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Feinstein v. Kavanaugh

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To defeat I-1639 in Washington:

The Original Plastic Gun Threat

Dave Kopel has a great article over at the Volokh Conspiracy on the original plastic gun panic that happened in the 1980s.

“Qaddafi Buying Austrian Plastic Pistol.” That was the headline from columnists Jack Anderson and Dale Van Atta in Washington Post on January 15, 1986. According to the article, “The Libyans are said to be trying covert methods to obtain these weapons.”

Today, Glocks are ubiquitous, one of the most common pistols, with many models. But in January 1986, they were little known in America, where only a few thousnd had been sold.

Swiftly, the gun control lobbies began warning Americans about the “plastic pistol.” They dubbed them “terrorist specials” or the “Hijackers Special.” Supposedly, this plastic gun was designed to sneak through metal detectors.

I remember that panic about Qaddafi trying to get a hold of Glocks. It’s interesting that quick law enforcement adoption is likely what saved a lot of pistols.

The comment section over there is a den of cliched wookie suitery:

“Thanks for admitting the NRA compromised.”

Of course it did, because the alternative to an “undetectable firearms” law that actually banned no guns was a much broader law that would have banned nearly all small, concealable firearms before the concealed carry revolution even got off the ground. If you say something like this while adjusting your trusty LCP you carry in your pocket, you’re an idiot.

Remember, “Something must be done!” is the impetus for most of this bullshit. NRA gave them “something” that didn’t ban a single gun, and it put the issue to bed long enough for technological change to make Metzenbaum’s position politically untenable.

“Remember Reagan signed the only outright Federal gun ban.”

Yes, as part of a much broader bill that was intended to prevent the gun culture from being extinguished. No one I’ve ever spoken with who was involved in the FOPA fight thinks that scuttling the whole thing over the Hughes Amendment would have been a wise idea.

So far we’re weathering the 3D gun scare a lot better than we weathered the original plastic gun hysteria. I was only 10 in 1986, but I remember the hype in the news. At the time, I wasn’t aware the whole issue was essentially bullshit: I did not come from a gun owning family. The difference is communication is much better these days, and it’s easier to counter disinformation campaigns. Social media has changed a lot, both for good and ill.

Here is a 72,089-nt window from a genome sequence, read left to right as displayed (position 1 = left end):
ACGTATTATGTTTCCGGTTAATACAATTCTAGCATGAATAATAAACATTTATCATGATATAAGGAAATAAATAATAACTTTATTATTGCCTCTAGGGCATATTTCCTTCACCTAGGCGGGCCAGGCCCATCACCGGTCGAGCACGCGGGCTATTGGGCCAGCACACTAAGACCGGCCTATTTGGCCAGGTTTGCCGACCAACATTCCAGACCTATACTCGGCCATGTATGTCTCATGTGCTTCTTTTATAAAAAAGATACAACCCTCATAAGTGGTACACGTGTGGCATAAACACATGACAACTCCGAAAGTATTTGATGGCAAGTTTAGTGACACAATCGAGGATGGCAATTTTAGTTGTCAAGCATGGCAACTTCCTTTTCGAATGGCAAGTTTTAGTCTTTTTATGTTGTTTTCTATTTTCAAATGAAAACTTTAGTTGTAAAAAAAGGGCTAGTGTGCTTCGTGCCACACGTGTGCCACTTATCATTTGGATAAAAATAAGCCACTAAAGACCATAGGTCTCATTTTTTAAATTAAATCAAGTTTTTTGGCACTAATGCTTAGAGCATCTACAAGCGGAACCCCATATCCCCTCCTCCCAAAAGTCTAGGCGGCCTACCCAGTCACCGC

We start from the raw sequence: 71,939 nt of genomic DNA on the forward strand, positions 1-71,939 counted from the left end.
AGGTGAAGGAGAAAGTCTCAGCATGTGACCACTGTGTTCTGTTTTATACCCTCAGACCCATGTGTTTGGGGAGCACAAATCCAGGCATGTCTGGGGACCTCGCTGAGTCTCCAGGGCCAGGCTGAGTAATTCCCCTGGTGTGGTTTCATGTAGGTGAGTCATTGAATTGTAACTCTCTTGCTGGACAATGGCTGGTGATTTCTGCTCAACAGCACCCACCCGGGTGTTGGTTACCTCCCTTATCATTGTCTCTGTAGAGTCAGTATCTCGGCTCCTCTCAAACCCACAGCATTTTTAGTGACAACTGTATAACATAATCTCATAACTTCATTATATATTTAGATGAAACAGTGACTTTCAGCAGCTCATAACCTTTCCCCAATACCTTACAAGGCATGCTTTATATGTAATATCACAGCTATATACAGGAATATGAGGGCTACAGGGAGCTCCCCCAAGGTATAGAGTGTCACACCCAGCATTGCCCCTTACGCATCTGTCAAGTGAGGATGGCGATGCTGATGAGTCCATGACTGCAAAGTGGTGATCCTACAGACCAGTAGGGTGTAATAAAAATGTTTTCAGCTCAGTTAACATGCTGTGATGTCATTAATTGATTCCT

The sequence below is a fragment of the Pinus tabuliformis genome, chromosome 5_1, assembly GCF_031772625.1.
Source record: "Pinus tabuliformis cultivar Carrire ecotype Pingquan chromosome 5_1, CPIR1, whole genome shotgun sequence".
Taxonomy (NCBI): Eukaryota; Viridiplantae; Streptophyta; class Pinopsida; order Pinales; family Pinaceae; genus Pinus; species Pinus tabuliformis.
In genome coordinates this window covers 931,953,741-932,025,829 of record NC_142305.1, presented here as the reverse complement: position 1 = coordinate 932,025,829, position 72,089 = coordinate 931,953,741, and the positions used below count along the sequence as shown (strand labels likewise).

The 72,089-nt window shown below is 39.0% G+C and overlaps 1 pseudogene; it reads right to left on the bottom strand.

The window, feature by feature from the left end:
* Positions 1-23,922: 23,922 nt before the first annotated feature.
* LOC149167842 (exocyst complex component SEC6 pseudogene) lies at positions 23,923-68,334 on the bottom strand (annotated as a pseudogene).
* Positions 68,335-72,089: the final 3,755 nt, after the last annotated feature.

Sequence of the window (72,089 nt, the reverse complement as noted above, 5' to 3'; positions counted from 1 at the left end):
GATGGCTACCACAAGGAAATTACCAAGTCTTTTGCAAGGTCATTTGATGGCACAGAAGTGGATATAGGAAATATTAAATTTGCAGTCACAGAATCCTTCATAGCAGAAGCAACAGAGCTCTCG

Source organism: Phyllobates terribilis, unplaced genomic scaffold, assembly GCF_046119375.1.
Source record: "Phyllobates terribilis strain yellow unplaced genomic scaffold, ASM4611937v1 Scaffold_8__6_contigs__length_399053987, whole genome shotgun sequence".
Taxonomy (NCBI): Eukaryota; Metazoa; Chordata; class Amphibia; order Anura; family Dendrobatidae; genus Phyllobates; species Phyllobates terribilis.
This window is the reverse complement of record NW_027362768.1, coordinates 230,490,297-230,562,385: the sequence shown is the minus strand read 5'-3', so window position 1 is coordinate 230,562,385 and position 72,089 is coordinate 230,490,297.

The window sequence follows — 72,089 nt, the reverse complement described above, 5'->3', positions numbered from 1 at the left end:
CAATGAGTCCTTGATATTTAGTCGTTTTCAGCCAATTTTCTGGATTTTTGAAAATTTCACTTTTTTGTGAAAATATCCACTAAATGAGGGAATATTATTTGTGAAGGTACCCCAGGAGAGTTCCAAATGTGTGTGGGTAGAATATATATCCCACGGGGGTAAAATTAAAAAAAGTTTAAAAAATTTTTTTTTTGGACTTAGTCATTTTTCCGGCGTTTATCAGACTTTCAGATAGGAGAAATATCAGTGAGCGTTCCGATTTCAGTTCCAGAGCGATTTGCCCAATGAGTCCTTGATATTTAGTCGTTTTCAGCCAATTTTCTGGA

Can’t Stop the Signal, Part II

Yesterday, Alyssa Milano’s NoRA (wow, that’s just so clever) group managed to get codeisfreespeech.com shut down briefly, but they relocated and have come back online.

I have to admit, it checks all the boxes for being the work of Ladd Everitt, formerly of CSGV. Maybe it’s one of his protégés, because last I checked Ladd was still wasting his time with George Takei. But #DownloadableDeath is the kind of over the top hysterics that Ladd could be rightly proud of.

If you’re looking for an alternate source for all your 3D CAD needs, you need to look no further than here. Also:

Tam’s reaction to that is pretty much spot on. I’m really hoping the civil rights lawsuits here are going to be epic.

If you want to view the actual TRO issued against Defense Distributed, you can find it here. I would actually argue that Pennsylvania has no standing to join this suit, since making a firearm at home is not illegal under Pennsylvania law. There is no Pennsylvania law our Governor and Attorney General can articulate that Defense Distributed publishing CAD drawings would undermine. Pennsylvania’s entry into this suit is grandstanding, and that’s about it.

If you don’t want to read the whole TRO, I can sum it up for you.

“Because I, judge, sez, you have a strong likelihood of succeeding on the merits, and this downloadable plastic gun mumbo jumbo sounds scary, a Temporary Restraining Order you can haz!”

But seriously, I will try to explain the issue as best I can, and as best as I understand it. The Plaintiffs here, the various state AGs, contend that the Trump Administration has to go through the rule making process prescribed by the Administrative Procedures Act if they want to change the USML (United State Munitions List). The Administration has agreed to pursue that rule change. But in the mean time, Defense Distributed was granted a license to share their CAD drawings. It’s hard for me to see how the various state AGs have a strong likelihood of succeeding on the merits. The AECA allows the President to grant waivers. Defense Distributed has argued that the decision to grant a license is not even judicable, and cites ample precedent that shows in similar context, the courts, even the 9th Circuit, have agreed it is not.